Huskies' Wroten has become master of the put-back
UW's point guard has made an art out of rebounding his misses and scoring on the second chance
The University of Washington freshman didn't learn the art of offensive rebounding and the put-back while playing 21 on the blacktop or while dominating smaller opponents as a player at Garfield High School.
"I don't know how it developed," Wroten said. "I just started doing it the first game of this season. It just came out of nowhere."
Already seen as a master at following his own shot, the 6-foot-5 point guard ranks second on the Huskies in offensive rebounds (36, one fewer than 7-footer Aziz N'Diaye) and has established himself as a thorn in the side of opposing coaches.
"It's really hard to prepare for," said Arizona coach Sean Miller, whose Wildcats were -- by his own count -- victimized by 38 put-back shots from the Huskies in two losses to UW this season. "He attacks the rim. It's fun to watch, for fans, but it's not very fun when you're coaching against the University of Washington."
With virtually no outside game -- he's made just four of 29 shots from 3-point range this season -- Wroten has relied almost entirely on scoring in the lane en route to a 16.4 points per game average this season, which ranks third in the conference. A large chunk of those points have come on put-backs, many of which followed rebounds of his own misses.
UW coach Lorenzo Romar compared Wroten's ability to follow shots and get to the foul line to that of former Arizona All-America Derrick Williams, a 6-8 power forward and recent NBA lottery pick.
Romar doesn't necessarily coach Wroten to crash the boards as aggressively as the freshman has this season, but the Huskies' coach does have a theory on how a point guard is able to get back off the floor for so many offensive rebounds and put-backs.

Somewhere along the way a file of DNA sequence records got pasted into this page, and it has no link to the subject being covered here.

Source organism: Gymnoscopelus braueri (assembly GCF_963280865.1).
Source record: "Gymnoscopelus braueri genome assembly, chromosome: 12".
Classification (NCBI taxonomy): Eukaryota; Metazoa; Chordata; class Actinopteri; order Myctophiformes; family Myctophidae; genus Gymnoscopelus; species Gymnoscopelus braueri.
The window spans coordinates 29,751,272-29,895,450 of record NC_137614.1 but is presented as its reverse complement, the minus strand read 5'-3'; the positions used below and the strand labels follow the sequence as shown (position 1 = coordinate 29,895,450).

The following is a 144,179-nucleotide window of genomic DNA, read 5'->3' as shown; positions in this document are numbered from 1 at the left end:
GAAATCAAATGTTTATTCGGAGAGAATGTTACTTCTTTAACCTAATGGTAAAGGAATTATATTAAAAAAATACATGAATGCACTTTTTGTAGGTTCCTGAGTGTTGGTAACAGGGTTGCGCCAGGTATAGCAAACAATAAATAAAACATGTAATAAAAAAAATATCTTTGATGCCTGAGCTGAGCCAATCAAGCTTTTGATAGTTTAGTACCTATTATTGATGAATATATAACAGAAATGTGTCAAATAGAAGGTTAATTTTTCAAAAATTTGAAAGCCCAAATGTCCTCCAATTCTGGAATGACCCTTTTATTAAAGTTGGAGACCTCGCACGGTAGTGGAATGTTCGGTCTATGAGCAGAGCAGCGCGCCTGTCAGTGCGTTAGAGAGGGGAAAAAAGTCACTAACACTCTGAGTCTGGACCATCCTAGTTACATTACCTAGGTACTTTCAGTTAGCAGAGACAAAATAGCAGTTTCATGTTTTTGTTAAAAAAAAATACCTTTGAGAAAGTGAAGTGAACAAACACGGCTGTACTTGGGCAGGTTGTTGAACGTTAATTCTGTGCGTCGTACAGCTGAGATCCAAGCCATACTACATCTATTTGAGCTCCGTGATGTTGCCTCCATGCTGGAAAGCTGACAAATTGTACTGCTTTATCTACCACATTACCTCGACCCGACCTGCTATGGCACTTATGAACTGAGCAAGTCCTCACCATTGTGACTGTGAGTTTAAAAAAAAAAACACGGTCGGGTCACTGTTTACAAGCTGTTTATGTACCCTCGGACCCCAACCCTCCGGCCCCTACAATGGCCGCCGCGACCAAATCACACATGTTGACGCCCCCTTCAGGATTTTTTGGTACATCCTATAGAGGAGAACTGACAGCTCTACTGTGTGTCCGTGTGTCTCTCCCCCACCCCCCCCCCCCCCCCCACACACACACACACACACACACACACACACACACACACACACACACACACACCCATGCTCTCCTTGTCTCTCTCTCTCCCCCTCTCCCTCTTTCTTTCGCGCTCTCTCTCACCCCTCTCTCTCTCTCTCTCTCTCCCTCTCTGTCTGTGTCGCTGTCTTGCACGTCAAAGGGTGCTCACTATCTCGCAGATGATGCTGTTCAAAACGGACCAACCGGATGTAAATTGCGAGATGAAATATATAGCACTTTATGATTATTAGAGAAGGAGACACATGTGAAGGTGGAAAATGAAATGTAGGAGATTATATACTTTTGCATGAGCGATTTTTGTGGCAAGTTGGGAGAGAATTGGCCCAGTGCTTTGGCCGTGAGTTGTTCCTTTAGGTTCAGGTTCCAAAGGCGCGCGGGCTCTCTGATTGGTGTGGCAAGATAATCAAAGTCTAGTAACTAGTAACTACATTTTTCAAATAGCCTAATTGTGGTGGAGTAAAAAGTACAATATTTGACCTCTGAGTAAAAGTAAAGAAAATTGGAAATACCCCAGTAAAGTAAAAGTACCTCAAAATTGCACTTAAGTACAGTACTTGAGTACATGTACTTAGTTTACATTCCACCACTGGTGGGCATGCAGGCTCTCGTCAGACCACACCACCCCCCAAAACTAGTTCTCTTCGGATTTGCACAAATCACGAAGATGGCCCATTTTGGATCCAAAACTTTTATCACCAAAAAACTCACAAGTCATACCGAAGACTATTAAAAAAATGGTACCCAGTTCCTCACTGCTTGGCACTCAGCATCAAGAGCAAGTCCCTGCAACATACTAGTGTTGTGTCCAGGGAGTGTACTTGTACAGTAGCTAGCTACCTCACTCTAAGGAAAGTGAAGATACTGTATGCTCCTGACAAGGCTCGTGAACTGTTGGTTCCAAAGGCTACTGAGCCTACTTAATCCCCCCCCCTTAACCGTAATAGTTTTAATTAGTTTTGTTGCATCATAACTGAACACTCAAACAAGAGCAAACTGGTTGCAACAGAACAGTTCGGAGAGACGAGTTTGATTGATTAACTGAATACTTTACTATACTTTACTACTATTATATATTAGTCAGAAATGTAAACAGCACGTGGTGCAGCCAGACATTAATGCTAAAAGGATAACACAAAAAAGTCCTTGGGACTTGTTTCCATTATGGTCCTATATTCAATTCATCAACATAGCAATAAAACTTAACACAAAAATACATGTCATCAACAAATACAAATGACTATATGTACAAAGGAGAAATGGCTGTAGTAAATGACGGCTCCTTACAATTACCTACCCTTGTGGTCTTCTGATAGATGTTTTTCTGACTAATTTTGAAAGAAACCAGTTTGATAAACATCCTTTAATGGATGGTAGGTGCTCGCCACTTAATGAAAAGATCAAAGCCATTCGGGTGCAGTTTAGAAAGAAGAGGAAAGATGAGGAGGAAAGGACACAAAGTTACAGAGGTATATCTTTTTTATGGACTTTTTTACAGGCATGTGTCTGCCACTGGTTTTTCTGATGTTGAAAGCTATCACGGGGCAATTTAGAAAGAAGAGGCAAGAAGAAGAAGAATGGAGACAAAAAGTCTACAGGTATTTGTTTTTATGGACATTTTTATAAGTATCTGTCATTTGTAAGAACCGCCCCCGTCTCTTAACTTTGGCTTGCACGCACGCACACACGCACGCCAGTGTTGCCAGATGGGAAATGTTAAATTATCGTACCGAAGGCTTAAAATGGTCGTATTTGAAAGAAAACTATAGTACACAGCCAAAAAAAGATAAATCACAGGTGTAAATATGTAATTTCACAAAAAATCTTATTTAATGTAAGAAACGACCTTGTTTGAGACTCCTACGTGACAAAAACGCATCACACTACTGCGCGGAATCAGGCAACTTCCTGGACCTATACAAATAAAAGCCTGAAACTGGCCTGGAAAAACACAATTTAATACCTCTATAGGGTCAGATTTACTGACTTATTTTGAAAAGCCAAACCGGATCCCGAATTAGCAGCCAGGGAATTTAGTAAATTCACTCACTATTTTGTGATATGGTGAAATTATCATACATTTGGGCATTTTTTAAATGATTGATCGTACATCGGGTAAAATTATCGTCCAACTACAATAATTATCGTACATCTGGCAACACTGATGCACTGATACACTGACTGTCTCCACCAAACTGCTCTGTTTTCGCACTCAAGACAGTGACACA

"One of our managers mentioned this. He said: 'One thing about Tony when he makes those drives, he initiates contact when he leans, but he doesn't jump really high off the ground,'" Romar said. "To block the shot, you've got to really jump. So he gets to the ground quicker than everybody else, and he just gets right back up. I thought it was a good point. He's mastered it, though."
ROOT Sports television analyst Marques Johnson explained Wroten's ability to follow misses during the telecast of Saturday's win over Arizona.
"You (as a defender) spend so much energy to get yourself in position for his drive that you're just in no position to rebound -- and he is," Johnson said after Wroten followed his own miss with a layup to give UW a 33-23 lead 13 minutes into the game.
Wroten himself can't really explain how he's able to be such a force on the offensive boards, other than to point out that he's got a size advantage on most Pac-12 point guards.
"So I feel like I have an advantage," he said. "I love contact, so I always try to take my body and go into the contact."
The former Garfield star added that he's put greater emphasis on going to the offensive boards at UW than he ever had at any level.
"In college, every possession counts," he said. "So whenever I go to the hole, I try to make sure I finish. That's why I'm always around the basketball."
Arizona's Miller compared Wroten to one of his own former teammates at Pitt -- Jerome Lane, a 6-6 small forward who led the NCAA in rebounding before getting selected in the first round of the 1988 NBA draft.
"We used to accuse him," Miller said of Lane, "of intentionally missing his shots (to get offensive rebounds)."
A few of Wroten's put-backs have also looked conspicuously like self-passes off the rim, as if perhaps he were setting up defenders before getting an easy follow.
"I never really purposefully set something up like that," he said. "It just happens."
With Wroten leading the way, the Huskies have risen to the top of the Pac-12, and ninth in the nation, at 12.8 offensive rebounds per game.
"Washington is the best team in our conference at getting second shots and offensive rebounds," Miller said. "... You have to keep them off the glass."
Both Wroten and sophomore Terrence Ross are projected to be first-round picks in the June draft should they decide to leave early. "Getting asked about the NBA every day obviously gets frustrating," Wroten said Tuesday. "But reporters are just doing their job. You can't really get mad at them. They're trying to help. I just politely answer their question." ... Romar said N'Diaye, a junior big man, will "eventually" require surgery on his injured left wrist but added that he'll continue to play through the pain this season. ... Wroten, who has been nursing a sore thigh for most of this month, said Tuesday that he feels as healthy as he has in awhile. "This was the first week that I'm really back to my old self," he said. "No more injuries, I'm close to 100 percent, so I'm feeling great."
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